I was in London for three days, and was lucky enough to find myself in the midst of the London Handel Festival. I got a ticket for the concert Arias for Mrs. Arne, which included a pre-concert festival walk around the Covent Garden area.
The meeting point was at the Covent Garden tube station. A small group of about 30 were led by Janice Liverseidge, a Blue Badge Guide and Handel-lover, who revealed to us the hidden facets of the Covent Garden and Drury Lane area.
I have been to Covent Garden many times before, although mostly for performances at the Royal Opera House. I never had the chance to get a closer look at the area simply because each time I went, I found myself either rushing in to attend the Opera on time or rushing out for dinner, since I usually find myself starving at such a late hour.
During the one time I got a glimpse of the area, I saw mostly high street shops and designer brands that you might see anywhere. Nowadays, every big city has its share of malls with a high concentration of practically identical shops and fast food chains. This frenzy of consumerism makes you feel like you could be anywhere in the world.
To my delight, the one-hour walk was in fact very refreshing. Janice took us back in time, reviving the atmosphere of early 18th century London. She showed us houses and streets related to Handel and Thomas Arne, painting their lifestyle with rich historical detail. The entire experience was a nice introduction to the concert that followed.
By the time we reached St. George’s, Hanover Square, where the concert was to be held, we had become rather well acquainted with Mrs. Arne, aka Cecilia Young, star of the 30s (that’s the 1730s). Born into a well-known family of musicians and gifted with a beautiful voice and great acting skills, she soon became the leading lady of the musical and opera scene of the times.
Her teacher was Geminiani; her brother-in-law was Lampe. She inspired Handel and married Thomas Arne, and they all composed for her. In fact, more than one concert is needed to hear all the pieces and Arias for Mrs. Arne.
Nevertheless, the programme of the evening featured a very good selection of arias by Handel, Lampe, Arne and Geminiani. They were sung by one of the best early music specialists, Dame Emma Kirby, who was accompanied by the London Handel Players and the flautist Rachel Brown.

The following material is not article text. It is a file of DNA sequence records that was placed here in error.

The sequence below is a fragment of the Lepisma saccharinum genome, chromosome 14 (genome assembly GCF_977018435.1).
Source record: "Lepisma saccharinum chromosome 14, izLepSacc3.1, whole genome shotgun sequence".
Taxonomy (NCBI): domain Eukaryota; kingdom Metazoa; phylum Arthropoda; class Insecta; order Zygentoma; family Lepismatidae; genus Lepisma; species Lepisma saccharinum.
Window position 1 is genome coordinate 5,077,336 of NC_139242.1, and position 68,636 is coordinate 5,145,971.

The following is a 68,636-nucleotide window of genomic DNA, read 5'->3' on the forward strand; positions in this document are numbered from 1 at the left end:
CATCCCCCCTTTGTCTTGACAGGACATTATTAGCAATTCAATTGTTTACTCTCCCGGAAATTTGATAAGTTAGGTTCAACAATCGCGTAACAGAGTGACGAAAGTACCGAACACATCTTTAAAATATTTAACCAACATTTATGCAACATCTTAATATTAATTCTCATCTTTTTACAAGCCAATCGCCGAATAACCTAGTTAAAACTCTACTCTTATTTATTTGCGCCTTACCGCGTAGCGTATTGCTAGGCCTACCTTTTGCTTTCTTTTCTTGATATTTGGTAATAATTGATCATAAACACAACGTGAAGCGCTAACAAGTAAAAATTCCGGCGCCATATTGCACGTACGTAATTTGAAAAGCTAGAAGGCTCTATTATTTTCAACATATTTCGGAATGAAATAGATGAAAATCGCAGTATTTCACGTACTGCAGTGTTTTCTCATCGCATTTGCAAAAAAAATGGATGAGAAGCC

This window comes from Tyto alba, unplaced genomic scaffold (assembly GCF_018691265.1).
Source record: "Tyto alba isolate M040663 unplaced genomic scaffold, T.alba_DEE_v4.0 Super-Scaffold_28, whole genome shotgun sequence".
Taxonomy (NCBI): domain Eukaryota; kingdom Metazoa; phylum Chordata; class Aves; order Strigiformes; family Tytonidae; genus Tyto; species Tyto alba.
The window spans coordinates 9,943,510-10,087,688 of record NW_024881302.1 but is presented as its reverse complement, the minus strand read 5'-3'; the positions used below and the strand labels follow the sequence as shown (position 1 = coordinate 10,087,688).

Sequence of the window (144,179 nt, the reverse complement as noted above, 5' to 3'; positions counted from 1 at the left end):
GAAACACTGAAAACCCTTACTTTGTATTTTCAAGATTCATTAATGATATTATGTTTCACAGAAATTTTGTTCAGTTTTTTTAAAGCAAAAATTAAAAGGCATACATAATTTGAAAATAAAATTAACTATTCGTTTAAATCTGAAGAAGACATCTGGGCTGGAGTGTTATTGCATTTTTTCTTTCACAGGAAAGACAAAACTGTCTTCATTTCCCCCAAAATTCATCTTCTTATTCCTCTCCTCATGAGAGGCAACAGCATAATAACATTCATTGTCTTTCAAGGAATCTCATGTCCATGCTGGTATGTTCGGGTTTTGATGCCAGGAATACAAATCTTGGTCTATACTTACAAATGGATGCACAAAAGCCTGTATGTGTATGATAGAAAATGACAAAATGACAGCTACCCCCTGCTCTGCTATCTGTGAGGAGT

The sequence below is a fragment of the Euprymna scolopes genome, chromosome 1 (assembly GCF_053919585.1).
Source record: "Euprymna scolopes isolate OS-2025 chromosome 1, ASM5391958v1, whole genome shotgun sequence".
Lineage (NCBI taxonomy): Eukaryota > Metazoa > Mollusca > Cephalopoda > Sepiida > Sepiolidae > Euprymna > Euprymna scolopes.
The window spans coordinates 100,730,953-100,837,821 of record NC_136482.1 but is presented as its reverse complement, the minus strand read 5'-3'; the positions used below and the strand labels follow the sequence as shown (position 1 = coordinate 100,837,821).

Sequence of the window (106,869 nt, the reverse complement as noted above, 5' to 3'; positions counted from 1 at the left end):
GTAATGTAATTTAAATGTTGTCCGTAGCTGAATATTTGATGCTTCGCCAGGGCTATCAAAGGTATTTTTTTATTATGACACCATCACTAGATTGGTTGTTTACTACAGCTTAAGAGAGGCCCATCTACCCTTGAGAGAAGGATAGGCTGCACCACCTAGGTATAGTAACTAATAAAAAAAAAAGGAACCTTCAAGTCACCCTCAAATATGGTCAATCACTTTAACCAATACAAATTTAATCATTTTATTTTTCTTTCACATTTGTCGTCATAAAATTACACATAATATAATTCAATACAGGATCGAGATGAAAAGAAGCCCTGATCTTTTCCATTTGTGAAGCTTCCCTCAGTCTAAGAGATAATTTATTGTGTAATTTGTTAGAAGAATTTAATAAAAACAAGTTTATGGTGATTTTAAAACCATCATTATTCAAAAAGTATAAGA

I have a good number of recordings by Dame Emma Kirby, but this occasion marked the first time I have ever heard her live. After many bad experiences with live concerts that were disappointing compared to technology-enhanced CD recordings, I went into the concert with little expectation. I had decided to be quite content as long as there were no bad surprises.
In fact, the concert turned out to be one of the most enjoyable of my recent experience. Dame Emma Kirby was charming and her stage presence was humble, yet sweet and impressive. She sang marvellously with enchanting musicianship.
The concerts I appreciate the most are those featuring musicians who enjoy the music regardless of the environment or public response. They play for joy and with profound respect for the music. This is what we encountered that evening. The London Handel Players had such great musical bonding that their body language, eye contact and subtle communication enabled them to play as if they were one.
The concert also featured two beautiful trios for the flute by Geminiani and Arne. The flautist Rachel Brown was sensitive and expressive, and her playing revealed to me a completely different perspective of the flute, subtle and delicate. She was a real delight to listen to.
All in all, I had a lovely evening. We left the church with smiles on our faces and a great feeling of peace and contentment in our hearts.
Dame Emma Kirby: Handel, “Gentle Morpheus” from Alceste (performed at the London Handel Festival)
In the span of three short days, I managed to try a few new restaurants apart from my usual haunts. I had arranged an evening with a good friend, with whom I usually enjoy spending time catching up on the latest news. For this reason, we tend to prefer peaceful, quiet, good restaurants.
This time I opted for the Michelin-starred Hibiscus, which is within walking distance of my hotel, the Langham. We found it cosy and intimate, with excellent service and a very interesting menu. Our evening would have been perfect were it not for our neighbours: a table of six young men who were talking loudly, laughing loudly, eating loudly and even drinking loudly, as if they were the restaurant’s only patrons. I cannot understand how some people come to appreciate fine dining without at least some understanding of basic table manners.
Ottolenghi is another great eatery I discovered. It has four chain outlets in London, although with their extensive choice of delicious salads and vegetables, they deserve to have many more. The only outlet with seating for either lunch or dinner is their Islington branch; otherwise, just buy take-out and bring it back to your home or hotel room. Their fare is healthy and simply mouth watering, and their desserts… mmm, it is tempting to try them all!
On the last day of my visit, I went to Polpo, a Venetian snack and wine bar. A convenient ten-minute walk from my hotel, it is a friendly and casual bácaro located in an early 18th century building in Soho that was once home to Canaletto. There, I feasted on an assortment of cicheti and crostini with a glass of Prosecco. The fare was simple but tasty—great value for the money—and the service was efficient and fast. The entire meal lasted under one hour, giving me plenty of time to head back to the Langham and get ready for my flight.
Photo credits: telegraph.co.uk, kristainlondon.typepad.com